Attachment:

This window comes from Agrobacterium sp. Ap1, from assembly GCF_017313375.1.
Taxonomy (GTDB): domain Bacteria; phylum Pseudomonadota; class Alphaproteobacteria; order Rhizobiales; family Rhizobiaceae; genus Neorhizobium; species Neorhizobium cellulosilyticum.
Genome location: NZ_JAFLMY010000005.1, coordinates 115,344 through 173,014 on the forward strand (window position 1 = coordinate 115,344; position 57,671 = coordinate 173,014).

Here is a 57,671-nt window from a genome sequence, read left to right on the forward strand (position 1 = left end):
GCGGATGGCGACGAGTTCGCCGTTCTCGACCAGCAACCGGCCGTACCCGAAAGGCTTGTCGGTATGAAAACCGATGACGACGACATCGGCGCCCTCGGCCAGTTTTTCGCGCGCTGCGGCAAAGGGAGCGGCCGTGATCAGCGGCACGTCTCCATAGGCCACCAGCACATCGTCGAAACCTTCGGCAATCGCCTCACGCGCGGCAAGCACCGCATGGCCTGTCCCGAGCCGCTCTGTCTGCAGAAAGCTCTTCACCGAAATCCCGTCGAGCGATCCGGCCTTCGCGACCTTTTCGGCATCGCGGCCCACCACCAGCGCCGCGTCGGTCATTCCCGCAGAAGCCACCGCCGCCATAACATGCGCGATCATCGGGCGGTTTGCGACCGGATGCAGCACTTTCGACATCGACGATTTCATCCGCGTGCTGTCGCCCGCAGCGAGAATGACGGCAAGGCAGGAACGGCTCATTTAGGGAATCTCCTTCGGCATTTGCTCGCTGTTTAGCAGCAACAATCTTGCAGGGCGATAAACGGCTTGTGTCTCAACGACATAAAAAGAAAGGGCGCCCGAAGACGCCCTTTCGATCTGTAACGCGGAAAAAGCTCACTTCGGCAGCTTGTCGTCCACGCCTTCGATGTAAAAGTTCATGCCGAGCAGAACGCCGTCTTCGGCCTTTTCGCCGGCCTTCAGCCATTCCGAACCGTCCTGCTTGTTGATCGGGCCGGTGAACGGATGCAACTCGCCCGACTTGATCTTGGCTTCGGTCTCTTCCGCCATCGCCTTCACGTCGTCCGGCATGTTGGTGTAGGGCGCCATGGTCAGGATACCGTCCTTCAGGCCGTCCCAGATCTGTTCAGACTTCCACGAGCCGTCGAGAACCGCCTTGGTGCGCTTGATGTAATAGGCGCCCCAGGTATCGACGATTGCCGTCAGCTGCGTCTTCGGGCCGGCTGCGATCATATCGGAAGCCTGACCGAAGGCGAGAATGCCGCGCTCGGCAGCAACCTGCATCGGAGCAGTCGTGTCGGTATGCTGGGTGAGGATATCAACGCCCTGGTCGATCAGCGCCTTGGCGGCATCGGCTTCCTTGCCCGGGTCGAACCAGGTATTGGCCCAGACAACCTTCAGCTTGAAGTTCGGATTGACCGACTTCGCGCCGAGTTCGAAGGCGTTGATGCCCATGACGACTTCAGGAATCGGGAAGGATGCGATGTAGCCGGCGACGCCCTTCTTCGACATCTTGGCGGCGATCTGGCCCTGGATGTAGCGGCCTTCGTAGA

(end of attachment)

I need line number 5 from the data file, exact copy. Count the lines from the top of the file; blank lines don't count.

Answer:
GCGGATGGCGACGAGTTCGCCGTTCTCGACCAGCAACCGGCCGTACCCGAAAGGCTTGTCGGTATGAAAACCGATGACGACGACATCGGCGCCCTCGGCCAGTTTTTCGCGCGCTGCGGCAAAGGGAGCGGCCGTGATCAGCGGCACGTCTCCATAGGCCACCAGCACATCGTCGAAACCTTCGGCAATCGCCTCACGCGCGGCAAGCACCGCATGGCCTGTCCCGAGCCGCTCTGTCTGCAGAAAGCTCTTCACCGAAATCCCGTCGAGCGATCCGGCCTTCGCGACCTTTTCGGCATCGCGGCCCACCACCAGCGCCGCGTCGGTCATTCCCGCAGAAGCCACCGCCGCCATAACATGCGCGATCATCGGGCGGTTTGCGACCGGATGCAGCACTTTCGACATCGACGATTTCATCCGCGTGCTGTCGCCCGCAGCGAGAATGACGGCAAGGCAGGAACGGCTCATTTAGGGAATCTCCTTCGGCATTTGCTCGCTGTTTAGCAGCAACAATCTTGCAGGGCGATAAACGGCTTGTGTCTCAACGACATAAAAAGAAAGGGCGCCCGAAGACGCCCTTTCGATCTGTAACGCGGAAAAAGCTCACTTCGGCAGCTTGTCGTCCACGCCTTCGATGTAAAAGTTCATGCCGAGCAGAACGCCGTCTTCGGCCTTTTCGCCGGCCTTCAGCCATTCCGAACCGTCCTGCTTGTTGATCGGGCCGGTGAACGGATGCAACTCGCCCGACTTGATCTTGGCTTCGGTCTCTTCCGCCATCGCCTTCACGTCGTCCGGCATGTTGGTGTAGGGCGCCATGGTCAGGATACCGTCCTTCAGGCCGTCCCAGATCTGTTCAGACTTCCACGAGCCGTCGAGAACCGCCTTGGTGCGCTTGATGTAATAGGCGCCCCAGGTATCGACGATTGCCGTCAGCTGCGTCTTCGGGCCGGCTGCGATCATATCGGAAGCCTGACCGAAGGCGAGAATGCCGCGCTCGGCAGCAACCTGCATCGGAGCAGTCGTGTCGGTATGCTGGGTGAGGATATCAACGCCCTGGTCGATCAGCGCCTTGGCGGCATCGGCTTCCTTGCCCGGGTCGAACCAGGTATTGGCCCAGACAACCTTCAGCTTGAAGTTCGGATTGACCGACTTCGCGCCGAGTTCGAAGGCGTTGATGCCCATGACGACTTCAGGAATCGGGAAGGATGCGATGTAGCCGGCGACGCCCTTCTTCGACATCTTGGCGGCGATCTGGCCCTGGATGTAGCGGCCTTCGTAGA